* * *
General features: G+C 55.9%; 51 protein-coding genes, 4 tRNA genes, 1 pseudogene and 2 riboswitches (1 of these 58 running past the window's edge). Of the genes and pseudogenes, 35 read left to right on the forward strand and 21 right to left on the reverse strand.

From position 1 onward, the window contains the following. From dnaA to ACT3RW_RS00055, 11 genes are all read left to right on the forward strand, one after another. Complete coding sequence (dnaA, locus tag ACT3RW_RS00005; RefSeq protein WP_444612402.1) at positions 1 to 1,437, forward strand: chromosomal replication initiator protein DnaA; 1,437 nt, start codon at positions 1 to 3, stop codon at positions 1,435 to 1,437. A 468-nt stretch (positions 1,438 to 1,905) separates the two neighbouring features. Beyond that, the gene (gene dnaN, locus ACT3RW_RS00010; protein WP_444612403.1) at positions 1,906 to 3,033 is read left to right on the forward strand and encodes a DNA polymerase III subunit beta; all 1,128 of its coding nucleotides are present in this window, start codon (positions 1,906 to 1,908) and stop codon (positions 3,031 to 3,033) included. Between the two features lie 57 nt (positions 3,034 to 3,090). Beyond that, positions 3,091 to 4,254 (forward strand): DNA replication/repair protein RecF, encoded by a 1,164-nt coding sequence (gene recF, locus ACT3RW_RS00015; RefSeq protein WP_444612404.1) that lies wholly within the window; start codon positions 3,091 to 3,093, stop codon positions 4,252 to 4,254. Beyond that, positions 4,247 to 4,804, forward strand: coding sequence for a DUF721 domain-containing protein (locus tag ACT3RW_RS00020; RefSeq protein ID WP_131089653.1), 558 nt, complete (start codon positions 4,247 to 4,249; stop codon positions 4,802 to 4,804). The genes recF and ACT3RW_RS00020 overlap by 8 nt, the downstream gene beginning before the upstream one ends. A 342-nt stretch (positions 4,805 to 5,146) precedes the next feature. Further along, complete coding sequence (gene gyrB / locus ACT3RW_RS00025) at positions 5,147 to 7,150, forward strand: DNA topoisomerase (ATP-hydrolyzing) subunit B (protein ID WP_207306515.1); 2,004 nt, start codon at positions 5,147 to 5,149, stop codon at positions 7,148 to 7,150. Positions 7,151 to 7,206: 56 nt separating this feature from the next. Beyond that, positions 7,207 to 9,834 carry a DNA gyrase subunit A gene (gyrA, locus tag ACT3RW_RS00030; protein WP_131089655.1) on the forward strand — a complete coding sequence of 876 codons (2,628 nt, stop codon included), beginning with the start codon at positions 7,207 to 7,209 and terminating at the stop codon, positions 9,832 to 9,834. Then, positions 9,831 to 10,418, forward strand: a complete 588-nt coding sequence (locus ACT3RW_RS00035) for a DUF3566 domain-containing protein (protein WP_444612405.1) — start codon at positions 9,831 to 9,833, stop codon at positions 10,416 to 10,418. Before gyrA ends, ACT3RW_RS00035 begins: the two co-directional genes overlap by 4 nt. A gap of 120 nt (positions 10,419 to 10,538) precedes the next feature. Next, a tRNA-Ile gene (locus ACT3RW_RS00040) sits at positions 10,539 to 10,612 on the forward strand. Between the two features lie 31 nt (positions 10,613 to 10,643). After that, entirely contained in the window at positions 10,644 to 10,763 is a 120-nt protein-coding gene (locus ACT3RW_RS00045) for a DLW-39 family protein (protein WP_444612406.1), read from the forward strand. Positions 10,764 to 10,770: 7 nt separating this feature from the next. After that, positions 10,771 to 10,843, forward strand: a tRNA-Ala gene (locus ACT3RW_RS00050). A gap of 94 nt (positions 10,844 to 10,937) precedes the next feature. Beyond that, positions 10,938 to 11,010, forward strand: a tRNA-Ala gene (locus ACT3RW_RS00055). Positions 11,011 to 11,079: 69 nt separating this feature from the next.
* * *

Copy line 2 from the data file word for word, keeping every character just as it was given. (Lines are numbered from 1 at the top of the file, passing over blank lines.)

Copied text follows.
From position 1 onward, the window contains the following. From dnaA to ACT3RW_RS00055, 11 genes are all read left to right on the forward strand, one after another. Complete coding sequence (dnaA, locus tag ACT3RW_RS00005; RefSeq protein WP_444612402.1) at positions 1 to 1,437, forward strand: chromosomal replication initiator protein DnaA; 1,437 nt, start codon at positions 1 to 3, stop codon at positions 1,435 to 1,437. A 468-nt stretch (positions 1,438 to 1,905) separates the two neighbouring features. Beyond that, the gene (gene dnaN, locus ACT3RW_RS00010; protein WP_444612403.1) at positions 1,906 to 3,033 is read left to right on the forward strand and encodes a DNA polymerase III subunit beta; all 1,128 of its coding nucleotides are present in this window, start codon (positions 1,906 to 1,908) and stop codon (positions 3,031 to 3,033) included. Between the two features lie 57 nt (positions 3,034 to 3,090). Beyond that, positions 3,091 to 4,254 (forward strand): DNA replication/repair protein RecF, encoded by a 1,164-nt coding sequence (gene recF, locus ACT3RW_RS00015; RefSeq protein WP_444612404.1) that lies wholly within the window; start codon positions 3,091 to 3,093, stop codon positions 4,252 to 4,254. Beyond that, positions 4,247 to 4,804, forward strand: coding sequence for a DUF721 domain-containing protein (locus tag ACT3RW_RS00020; RefSeq protein ID WP_131089653.1), 558 nt, complete (start codon positions 4,247 to 4,249; stop codon positions 4,802 to 4,804). The genes recF and ACT3RW_RS00020 overlap by 8 nt, the downstream gene beginning before the upstream one ends. A 342-nt stretch (positions 4,805 to 5,146) precedes the next feature. Further along, complete coding sequence (gene gyrB / locus ACT3RW_RS00025) at positions 5,147 to 7,150, forward strand: DNA topoisomerase (ATP-hydrolyzing) subunit B (protein ID WP_207306515.1); 2,004 nt, start codon at positions 5,147 to 5,149, stop codon at positions 7,148 to 7,150. Positions 7,151 to 7,206: 56 nt separating this feature from the next. Beyond that, positions 7,207 to 9,834 carry a DNA gyrase subunit A gene (gyrA, locus tag ACT3RW_RS00030; protein WP_131089655.1) on the forward strand — a complete coding sequence of 876 codons (2,628 nt, stop codon included), beginning with the start codon at positions 7,207 to 7,209 and terminating at the stop codon, positions 9,832 to 9,834. Then, positions 9,831 to 10,418, forward strand: a complete 588-nt coding sequence (locus ACT3RW_RS00035) for a DUF3566 domain-containing protein (protein WP_444612405.1) — start codon at positions 9,831 to 9,833, stop codon at positions 10,416 to 10,418. Before gyrA ends, ACT3RW_RS00035 begins: the two co-directional genes overlap by 4 nt. A gap of 120 nt (positions 10,419 to 10,538) precedes the next feature. Next, a tRNA-Ile gene (locus ACT3RW_RS00040) sits at positions 10,539 to 10,612 on the forward strand. Between the two features lie 31 nt (positions 10,613 to 10,643). After that, entirely contained in the window at positions 10,644 to 10,763 is a 120-nt protein-coding gene (locus ACT3RW_RS00045) for a DLW-39 family protein (protein WP_444612406.1), read from the forward strand. Positions 10,764 to 10,770: 7 nt separating this feature from the next. After that, positions 10,771 to 10,843, forward strand: a tRNA-Ala gene (locus ACT3RW_RS00050). A gap of 94 nt (positions 10,844 to 10,937) precedes the next feature. Beyond that, positions 10,938 to 11,010, forward strand: a tRNA-Ala gene (locus ACT3RW_RS00055). Positions 11,011 to 11,079: 69 nt separating this feature from the next.